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NIDA

ED-Initiated Buprenorphine - Heroes in Practice

Revised September 2018

Emergency physicians around the country have partnered with state entities to develop a spectrum of innovative strategies. These strategies entail increasing access to care, identifying those at high risk for overdose, safe prescribing, offering access to Naloxone, sharing data among agencies, and decreasing stigma by recognizing not only that words matter, but accurate words matter. Some of these heroes are highlighted in the videos below describing what they are doing to combat the opioid epidemic.  See their videos below:

Andrew Herring, MD; Highland Hospital, Oakland California

Gail D’Onofrio MD, MS and Kathryn Hawk MD, MHS; Yale New Haven Hospital, New Haven, CT

Rachel Haroz, MD;  Cooper University Health Care, Camden NJ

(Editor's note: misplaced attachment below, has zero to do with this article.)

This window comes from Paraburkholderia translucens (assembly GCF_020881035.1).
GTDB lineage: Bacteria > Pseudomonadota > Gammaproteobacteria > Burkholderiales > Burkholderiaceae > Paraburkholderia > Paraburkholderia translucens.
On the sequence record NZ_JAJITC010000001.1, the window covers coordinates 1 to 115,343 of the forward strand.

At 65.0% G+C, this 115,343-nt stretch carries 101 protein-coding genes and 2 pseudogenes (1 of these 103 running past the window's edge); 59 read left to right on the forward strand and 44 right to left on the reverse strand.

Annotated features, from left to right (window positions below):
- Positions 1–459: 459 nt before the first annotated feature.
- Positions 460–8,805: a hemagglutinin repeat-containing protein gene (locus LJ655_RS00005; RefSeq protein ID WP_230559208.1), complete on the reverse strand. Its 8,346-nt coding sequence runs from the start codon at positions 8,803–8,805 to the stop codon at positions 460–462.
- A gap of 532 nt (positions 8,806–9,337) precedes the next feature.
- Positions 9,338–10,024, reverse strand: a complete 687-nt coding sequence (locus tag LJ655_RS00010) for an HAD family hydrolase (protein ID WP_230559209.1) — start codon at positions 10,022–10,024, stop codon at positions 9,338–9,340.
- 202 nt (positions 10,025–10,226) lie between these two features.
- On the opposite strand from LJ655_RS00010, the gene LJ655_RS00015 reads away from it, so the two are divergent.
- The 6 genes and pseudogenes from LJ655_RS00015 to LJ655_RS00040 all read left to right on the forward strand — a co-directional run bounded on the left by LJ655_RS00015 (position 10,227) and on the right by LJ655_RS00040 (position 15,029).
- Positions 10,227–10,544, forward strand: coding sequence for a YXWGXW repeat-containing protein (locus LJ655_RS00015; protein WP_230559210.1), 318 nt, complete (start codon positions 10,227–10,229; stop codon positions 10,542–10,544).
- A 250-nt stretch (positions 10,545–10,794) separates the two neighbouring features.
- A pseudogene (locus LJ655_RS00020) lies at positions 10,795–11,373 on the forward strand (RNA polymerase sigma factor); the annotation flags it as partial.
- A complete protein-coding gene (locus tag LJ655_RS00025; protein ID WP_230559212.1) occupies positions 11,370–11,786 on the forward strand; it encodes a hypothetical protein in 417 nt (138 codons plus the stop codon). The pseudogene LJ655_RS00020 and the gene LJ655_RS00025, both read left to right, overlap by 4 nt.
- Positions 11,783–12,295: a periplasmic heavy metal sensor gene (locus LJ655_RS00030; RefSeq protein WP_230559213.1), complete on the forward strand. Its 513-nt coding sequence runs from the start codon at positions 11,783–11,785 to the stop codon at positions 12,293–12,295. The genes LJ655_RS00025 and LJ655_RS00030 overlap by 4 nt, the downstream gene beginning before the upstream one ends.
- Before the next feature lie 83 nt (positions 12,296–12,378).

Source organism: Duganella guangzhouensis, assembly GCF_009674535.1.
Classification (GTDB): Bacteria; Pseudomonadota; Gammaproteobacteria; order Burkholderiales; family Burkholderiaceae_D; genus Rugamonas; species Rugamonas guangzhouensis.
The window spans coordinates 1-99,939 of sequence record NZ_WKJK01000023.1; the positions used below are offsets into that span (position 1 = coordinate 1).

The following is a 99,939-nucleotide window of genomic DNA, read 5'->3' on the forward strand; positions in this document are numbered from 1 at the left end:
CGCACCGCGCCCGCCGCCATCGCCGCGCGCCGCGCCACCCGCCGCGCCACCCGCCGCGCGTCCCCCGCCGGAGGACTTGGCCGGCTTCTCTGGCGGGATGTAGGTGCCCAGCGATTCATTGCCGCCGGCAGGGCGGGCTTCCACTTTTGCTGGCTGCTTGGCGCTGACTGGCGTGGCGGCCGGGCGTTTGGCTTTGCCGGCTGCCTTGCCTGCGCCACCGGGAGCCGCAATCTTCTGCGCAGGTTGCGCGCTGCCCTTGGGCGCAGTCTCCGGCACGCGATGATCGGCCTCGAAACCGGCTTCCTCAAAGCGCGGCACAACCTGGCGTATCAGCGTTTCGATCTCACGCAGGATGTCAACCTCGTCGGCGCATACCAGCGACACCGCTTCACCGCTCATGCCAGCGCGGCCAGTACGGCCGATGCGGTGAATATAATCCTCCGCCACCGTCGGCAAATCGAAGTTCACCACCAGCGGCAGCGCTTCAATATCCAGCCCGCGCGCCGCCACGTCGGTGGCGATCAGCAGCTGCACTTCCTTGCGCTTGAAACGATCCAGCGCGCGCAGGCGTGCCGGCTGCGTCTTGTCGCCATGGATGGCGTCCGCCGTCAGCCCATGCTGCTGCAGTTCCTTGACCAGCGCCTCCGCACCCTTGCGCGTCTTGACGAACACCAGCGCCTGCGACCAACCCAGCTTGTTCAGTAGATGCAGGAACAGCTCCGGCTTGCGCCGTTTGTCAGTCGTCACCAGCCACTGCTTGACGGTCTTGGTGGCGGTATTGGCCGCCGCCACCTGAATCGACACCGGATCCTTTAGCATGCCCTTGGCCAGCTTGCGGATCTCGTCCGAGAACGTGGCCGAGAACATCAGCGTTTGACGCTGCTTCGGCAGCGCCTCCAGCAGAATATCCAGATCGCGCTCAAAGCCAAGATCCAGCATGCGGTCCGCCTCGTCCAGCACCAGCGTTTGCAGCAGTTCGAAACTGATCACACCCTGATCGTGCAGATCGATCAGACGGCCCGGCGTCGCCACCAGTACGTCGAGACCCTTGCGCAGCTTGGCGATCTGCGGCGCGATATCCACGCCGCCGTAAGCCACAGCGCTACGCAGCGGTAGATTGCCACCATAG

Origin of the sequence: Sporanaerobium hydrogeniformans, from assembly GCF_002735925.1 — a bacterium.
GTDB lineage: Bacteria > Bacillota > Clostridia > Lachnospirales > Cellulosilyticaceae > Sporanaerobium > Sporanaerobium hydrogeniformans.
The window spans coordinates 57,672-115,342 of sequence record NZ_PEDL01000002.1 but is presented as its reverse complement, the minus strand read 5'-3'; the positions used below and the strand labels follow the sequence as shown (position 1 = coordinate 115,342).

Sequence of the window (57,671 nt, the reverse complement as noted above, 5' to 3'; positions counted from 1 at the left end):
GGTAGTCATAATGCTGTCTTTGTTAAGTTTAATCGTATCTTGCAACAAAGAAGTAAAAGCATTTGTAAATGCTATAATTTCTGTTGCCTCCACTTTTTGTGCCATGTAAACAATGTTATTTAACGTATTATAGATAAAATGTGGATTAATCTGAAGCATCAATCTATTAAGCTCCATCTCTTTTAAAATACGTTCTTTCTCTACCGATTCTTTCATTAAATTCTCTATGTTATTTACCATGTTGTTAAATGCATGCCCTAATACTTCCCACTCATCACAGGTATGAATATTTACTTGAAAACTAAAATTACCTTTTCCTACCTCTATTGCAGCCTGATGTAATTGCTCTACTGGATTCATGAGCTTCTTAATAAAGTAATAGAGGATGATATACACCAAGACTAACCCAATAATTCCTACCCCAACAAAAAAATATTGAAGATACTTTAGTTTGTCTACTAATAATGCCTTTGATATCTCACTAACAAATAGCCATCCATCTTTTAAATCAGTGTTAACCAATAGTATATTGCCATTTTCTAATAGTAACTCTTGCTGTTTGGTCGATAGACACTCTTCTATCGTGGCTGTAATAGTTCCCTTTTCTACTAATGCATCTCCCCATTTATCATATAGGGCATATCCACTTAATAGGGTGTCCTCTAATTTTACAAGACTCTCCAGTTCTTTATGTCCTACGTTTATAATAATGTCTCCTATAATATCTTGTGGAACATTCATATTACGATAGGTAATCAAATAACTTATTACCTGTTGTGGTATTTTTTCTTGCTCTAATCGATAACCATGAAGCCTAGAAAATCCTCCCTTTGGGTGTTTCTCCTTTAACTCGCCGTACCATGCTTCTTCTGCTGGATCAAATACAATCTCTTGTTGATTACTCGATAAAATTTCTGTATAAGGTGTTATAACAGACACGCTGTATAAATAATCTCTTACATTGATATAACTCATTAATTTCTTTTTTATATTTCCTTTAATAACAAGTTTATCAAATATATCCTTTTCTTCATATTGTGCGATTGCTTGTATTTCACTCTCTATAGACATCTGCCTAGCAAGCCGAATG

Ross Sullivan, MD; Upstate University Hospital, Syracuse NY


Information contained on this webpage is based on NIDA funded research (see Emergency Department–Initiated Buprenorphine/Naloxone Treatment for Opioid Dependence: A Randomized Clinical Trial). The videos provided above were funded by Aetna, however, all research content featured or discussed in the videos was developed by clinicians from Yale University who have expertise in emergency department settings, with grant funding from NIDA (#5R01DA025991-05) and contract support from NIDA’s Clinical Trials Network These informational resources have been provided as a courtesy on the NIDAMED Web portal, and do not constitute official clinical guidelines or standards, nor do they necessarily represent the official viewpoint and opinion of the NIH or the U.S. Department of Health and Human Services.

This page was last updated September 2018

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